Clockwise from Threnody: the Mourner, the Dragon, the Fisherman, the Giver, the Lamp, the Knight, and the One Tree. The names are a bit generic, mostly because they are working names I used to refer to the different constellations during the process of painting the piece. It should be noted that the people from the spot in the Cosmere where the night sky does look like this would not see these pictures in the constellations nor give them these names. The pictures the patron saw in the stars here are based on their own observations and knowledge about the Cosmere as a whole. The locals would see entirely different pictures in their stars, for those who can even see the stars from their vantage.

One tidbit I should mention is that the lamp used to be a constellation called the Lover and was a man receiving breath from the Giver. I dropped it mostly because it's reference to Devotion wasn't working visually. Another thing to note: Not all the stars on this chart are physically within the Cosmere. Some are in the parts of Space beyond the Cosmere.

#4 Copy

Argent

Are all the constellations symbolic in nature? If so, can you fill in any gaps in my understanding of them (or expand on them, point out cool things I may have missed, etc)? I've got:

  • Roshar - Shardbearer (or maybe Herald). Pretty obvious, considering how dominant those are.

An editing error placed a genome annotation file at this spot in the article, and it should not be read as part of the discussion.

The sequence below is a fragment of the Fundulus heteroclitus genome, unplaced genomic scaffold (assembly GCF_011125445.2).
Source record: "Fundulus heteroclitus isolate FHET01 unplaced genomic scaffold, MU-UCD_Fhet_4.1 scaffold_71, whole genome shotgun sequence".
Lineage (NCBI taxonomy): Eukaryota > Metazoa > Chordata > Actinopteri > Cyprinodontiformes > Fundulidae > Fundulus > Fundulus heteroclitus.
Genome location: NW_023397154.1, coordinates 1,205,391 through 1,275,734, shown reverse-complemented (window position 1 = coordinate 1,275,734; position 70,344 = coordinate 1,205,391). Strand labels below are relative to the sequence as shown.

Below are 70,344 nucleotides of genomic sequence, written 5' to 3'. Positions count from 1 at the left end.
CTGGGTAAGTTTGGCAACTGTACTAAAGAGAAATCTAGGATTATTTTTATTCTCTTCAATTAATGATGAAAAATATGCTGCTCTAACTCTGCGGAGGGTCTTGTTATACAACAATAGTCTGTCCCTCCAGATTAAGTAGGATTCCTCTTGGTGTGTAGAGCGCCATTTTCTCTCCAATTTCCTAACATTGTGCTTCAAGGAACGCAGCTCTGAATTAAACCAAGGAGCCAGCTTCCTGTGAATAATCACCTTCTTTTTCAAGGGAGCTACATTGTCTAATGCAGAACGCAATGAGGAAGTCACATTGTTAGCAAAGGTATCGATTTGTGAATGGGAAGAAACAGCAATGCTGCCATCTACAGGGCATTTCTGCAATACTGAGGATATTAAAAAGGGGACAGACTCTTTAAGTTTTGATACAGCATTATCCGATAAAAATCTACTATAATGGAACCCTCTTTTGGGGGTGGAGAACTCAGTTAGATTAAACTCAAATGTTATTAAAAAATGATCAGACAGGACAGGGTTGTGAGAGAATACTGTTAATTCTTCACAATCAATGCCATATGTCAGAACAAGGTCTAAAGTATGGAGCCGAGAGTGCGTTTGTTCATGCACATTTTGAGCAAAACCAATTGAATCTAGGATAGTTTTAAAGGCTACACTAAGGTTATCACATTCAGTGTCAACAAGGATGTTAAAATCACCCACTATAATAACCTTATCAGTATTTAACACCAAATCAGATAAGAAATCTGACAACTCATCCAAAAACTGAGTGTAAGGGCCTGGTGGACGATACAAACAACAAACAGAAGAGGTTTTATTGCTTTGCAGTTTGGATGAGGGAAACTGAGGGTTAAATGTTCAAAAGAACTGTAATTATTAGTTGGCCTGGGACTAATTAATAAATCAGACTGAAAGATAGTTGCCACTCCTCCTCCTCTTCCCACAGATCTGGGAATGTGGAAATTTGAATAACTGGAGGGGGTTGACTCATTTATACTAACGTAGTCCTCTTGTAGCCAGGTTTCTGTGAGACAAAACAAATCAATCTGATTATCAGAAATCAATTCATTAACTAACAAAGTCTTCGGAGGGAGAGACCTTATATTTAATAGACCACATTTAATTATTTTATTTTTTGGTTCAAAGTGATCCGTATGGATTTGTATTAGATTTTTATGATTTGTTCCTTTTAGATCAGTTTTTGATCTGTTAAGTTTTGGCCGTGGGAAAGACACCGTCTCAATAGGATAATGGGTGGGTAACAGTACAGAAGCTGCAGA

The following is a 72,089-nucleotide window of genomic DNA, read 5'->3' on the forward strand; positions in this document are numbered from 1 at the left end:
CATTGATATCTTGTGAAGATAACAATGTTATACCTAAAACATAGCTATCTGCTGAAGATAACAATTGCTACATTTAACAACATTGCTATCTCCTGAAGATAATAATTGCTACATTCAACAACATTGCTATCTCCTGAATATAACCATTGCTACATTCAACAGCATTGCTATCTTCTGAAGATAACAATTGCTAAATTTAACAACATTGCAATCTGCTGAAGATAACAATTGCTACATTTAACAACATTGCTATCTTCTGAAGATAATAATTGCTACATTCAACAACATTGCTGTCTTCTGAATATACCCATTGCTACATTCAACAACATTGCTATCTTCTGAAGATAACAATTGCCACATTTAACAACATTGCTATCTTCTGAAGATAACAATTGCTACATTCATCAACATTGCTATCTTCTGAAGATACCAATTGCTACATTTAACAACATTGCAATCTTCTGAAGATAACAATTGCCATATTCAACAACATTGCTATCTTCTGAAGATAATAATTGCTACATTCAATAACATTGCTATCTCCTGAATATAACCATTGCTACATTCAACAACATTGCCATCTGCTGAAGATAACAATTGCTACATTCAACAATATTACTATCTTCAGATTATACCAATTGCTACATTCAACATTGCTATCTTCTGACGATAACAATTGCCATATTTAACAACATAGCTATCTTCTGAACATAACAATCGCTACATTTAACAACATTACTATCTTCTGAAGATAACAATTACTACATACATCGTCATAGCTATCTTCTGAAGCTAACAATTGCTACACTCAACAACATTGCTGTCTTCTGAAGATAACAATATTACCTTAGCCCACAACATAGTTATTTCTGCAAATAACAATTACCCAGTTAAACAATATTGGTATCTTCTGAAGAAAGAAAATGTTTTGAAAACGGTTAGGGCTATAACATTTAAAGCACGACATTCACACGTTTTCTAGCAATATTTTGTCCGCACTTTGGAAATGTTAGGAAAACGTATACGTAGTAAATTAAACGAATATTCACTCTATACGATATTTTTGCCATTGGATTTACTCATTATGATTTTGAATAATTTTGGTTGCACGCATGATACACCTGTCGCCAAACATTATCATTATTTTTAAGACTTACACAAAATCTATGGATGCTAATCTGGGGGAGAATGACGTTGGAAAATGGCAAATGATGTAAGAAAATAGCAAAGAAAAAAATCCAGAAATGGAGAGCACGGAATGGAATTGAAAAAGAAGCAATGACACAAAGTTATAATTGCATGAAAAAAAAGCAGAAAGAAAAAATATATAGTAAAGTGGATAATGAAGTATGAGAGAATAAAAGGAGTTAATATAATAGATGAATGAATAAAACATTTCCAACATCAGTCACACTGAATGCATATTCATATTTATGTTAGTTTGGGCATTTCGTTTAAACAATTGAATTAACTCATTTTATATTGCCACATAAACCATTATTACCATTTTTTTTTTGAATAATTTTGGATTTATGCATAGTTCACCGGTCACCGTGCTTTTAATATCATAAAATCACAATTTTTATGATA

• Nalthis - someone exhaling or giving Breath. Again, straightforward.
  • Threnody - a grieving woman? Because Threnody, like the other inner planets in the Threnodite system, all bear names related to grieving, mourning, that kind of stuff.

Isaac Stewart

All correct so far.

Argent

Taldain - a tree? Because of the importance of water on the world?

Isaac Stewart

A one tree. This is a symbolic reference to the Shard that resides on that world. The Coppermind says this: "Khriss writes that Bavadin supports a policy of strict isolationism for Taldain."

Argent

First of the Sun - a sailor? Because of how the natives live, traveling between the isles?

Isaac Stewart

A fisherman, actually. He's throwing his net out among the stars.

Argent

Sel - the lamp makes a lot more sense now, thanks! I don't think anyone had pointed out that Sel is inside the flame, not the lamp - but the lamp is so much dominant in the image, it was easy to focus on it :)

Isaac Stewart

Just repeating what I mentioned before in case I ever make this into a blog post. Sel's constellation is symbolic (as is the constellation Threnody is found in). As for the lamp, notice that Sel is not exactly part of the lamp. It's part of the flame. How does Aon Dor work? An Elantrian creates an opening for it to pour through and affect the world. Think of the flame as a symbol for the Dor. Does that make sense?

Argent